Anita has tea with Maja, who tells her that she loves Axel and Axel loves her.  She adds:  "I take what I need, Anita."

Puste plays the piano and sings by herself.  She is interrupted by a car horn.  Maja, sitting in the back of her limousine, picks Torgny up. 

One morning Puste confronts Torgny saying that sometimes she thinks that Torgny doesn't even like her.  She says things aren't like they used to be.  Torgny says how could they be.  Their son died when he was 13 years old and today he would have been 27 years of age.  Puste asks him if he is impotent?  He says, yes, maybe I am impotent, but maybe only when he's with her.  For that remark, Puste pours hot coffee on the Great Dane dog.  Torgny is furious with her.

At a formal dinner, Axel offers a toast to Torgny and Puste.  Maja continues openly to favor Torgny.  That's hard on Puste.  Maja asks Puste to sing in her native Norwegian language.  Puste sings a very romantic love song.  That makes Torgny feel a little embarrassed. 

Maja comes over to Puste and says that she hears that Puste is ill.  Puste tells her that what ails her is her husband.  She says Maja and Torgny have their Hitler together, but what does she have with her husband?  Maja and Torgny dance together. 

Alone with her husband, Maja asks him if they even have a real marriage together?  Axel doesn't like those kinds of questions.  He likes to say he has the perfect marriage.  Maja asks him if he just married her for her money?  Axel says that's vulgar talk.  Maja injects herself with a drug which relaxes her. 

Puste tells one of her daughters that she is going home to Norway.  She gets in a limousine and is taken away. 

The daughter tells her father that mother may never come back and she blames father.  She says he treats his wife like air.  She starts crying saying that at one time they used to be a family, but father has changed.  She asks why were they never allowed to mourn for their dead brother?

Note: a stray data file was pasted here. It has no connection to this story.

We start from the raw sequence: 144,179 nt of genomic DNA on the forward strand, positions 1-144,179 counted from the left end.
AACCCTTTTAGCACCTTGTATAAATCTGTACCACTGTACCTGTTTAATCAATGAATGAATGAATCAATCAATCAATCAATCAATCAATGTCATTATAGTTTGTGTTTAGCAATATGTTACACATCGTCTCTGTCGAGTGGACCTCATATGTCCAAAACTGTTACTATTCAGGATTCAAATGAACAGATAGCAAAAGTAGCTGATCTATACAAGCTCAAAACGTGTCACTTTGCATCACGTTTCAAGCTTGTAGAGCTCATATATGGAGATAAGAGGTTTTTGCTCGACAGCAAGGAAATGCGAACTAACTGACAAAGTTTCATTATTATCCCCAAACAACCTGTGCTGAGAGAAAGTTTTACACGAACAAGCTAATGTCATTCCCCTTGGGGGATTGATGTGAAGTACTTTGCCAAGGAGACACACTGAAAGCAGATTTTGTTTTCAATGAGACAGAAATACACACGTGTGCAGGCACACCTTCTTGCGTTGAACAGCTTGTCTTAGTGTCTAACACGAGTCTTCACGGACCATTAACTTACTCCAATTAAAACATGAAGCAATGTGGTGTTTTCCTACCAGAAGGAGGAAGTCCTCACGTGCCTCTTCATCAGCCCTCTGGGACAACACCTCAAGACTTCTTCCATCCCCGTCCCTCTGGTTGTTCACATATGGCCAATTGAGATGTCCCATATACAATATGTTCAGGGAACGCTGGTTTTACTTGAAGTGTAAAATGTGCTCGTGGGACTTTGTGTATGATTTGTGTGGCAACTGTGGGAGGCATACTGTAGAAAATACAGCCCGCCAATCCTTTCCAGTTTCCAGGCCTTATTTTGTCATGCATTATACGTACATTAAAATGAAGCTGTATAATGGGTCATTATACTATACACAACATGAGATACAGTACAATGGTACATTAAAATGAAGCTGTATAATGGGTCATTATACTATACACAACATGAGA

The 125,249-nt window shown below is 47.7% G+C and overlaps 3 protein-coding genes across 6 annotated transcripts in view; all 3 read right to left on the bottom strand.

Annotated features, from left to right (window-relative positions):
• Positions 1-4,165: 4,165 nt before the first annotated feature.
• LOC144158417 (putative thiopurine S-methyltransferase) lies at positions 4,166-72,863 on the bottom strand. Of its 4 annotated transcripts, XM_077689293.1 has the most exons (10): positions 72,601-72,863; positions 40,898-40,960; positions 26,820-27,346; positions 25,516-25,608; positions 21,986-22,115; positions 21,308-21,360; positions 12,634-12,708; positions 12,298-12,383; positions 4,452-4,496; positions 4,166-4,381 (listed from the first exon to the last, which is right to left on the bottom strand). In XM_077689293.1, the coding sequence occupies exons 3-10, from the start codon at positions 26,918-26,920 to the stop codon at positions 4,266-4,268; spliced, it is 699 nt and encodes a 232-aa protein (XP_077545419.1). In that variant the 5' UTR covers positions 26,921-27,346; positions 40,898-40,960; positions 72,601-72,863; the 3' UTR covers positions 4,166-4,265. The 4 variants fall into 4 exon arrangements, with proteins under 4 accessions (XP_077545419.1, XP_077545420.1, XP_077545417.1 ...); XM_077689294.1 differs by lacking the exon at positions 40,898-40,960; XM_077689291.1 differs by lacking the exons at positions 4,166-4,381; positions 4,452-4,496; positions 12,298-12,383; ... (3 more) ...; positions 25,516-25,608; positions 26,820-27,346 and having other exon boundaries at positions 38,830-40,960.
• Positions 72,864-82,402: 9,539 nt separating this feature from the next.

Maja and Torgny have sex together in Torgny's house.  After that the huge dogs come into the room.  Maja says she will never divorce Axel because she could never share Torgny with his dogs. 

Puste comes back home.  She doesn't say anything to Torgny and he doesn't say anything to her. 

Torgny daydreams of the past talking to his dissertation mentor in the subject of theology.  He tells his mentor that he failed with his dissertation.  And now he doesn't even really believe in God. 

Later he tells Puste that she locked him into her care, which he did not want.  He says it's all her fault.  They both laugh at that. 

1938.  The group has another get together over dinner.  The prime minister is there too.  Axel asks Torgny how is his Hitler doing today?  Torgny says there is a war.  The Germans take over Austria. 

Maja gets a letter addressed:   "To the Jewess Mrs. Forssman."  Her husband says Dagens Nyheter  (Today's News) has Torgny on its front page.  They published the entire speech.  "German Jews are currently heading for Germany's borders in large numbers in the hopes of reaching other nations.  They are met there by guards with bayonets lowered.  We are responsible for what we say about what happens in another nation.  But we are also responsible for what we do not say.  We still have a free press, and must know and value what that means."

A German calls up Torgny and threatens to kill him. 

Torgny finds his bulldog dead.  The doctor says he thinks the poison strychnine was used.   

Torgny writes that war is coming soon.  "It is coming rapidly, like the dark clouds of a storm."

Prime Minister Per-Albin Hansson speaks over the radio.  "Citizens, that terrible thing that we kept hoping the world would be spared has happened.  Another great war has begun.  We must accept this sad fact, and it makes little sense to try and put into words the sorrow and fear we are experiencing.  Now we Swedes have to quietly and confidently unite in the great task of keeping our nation out of the war.  To care for land promote our inalienable national strengths."

Torgny gets a new secretary, Estrid Ancker.  Torgny also has a new bulldog puppy.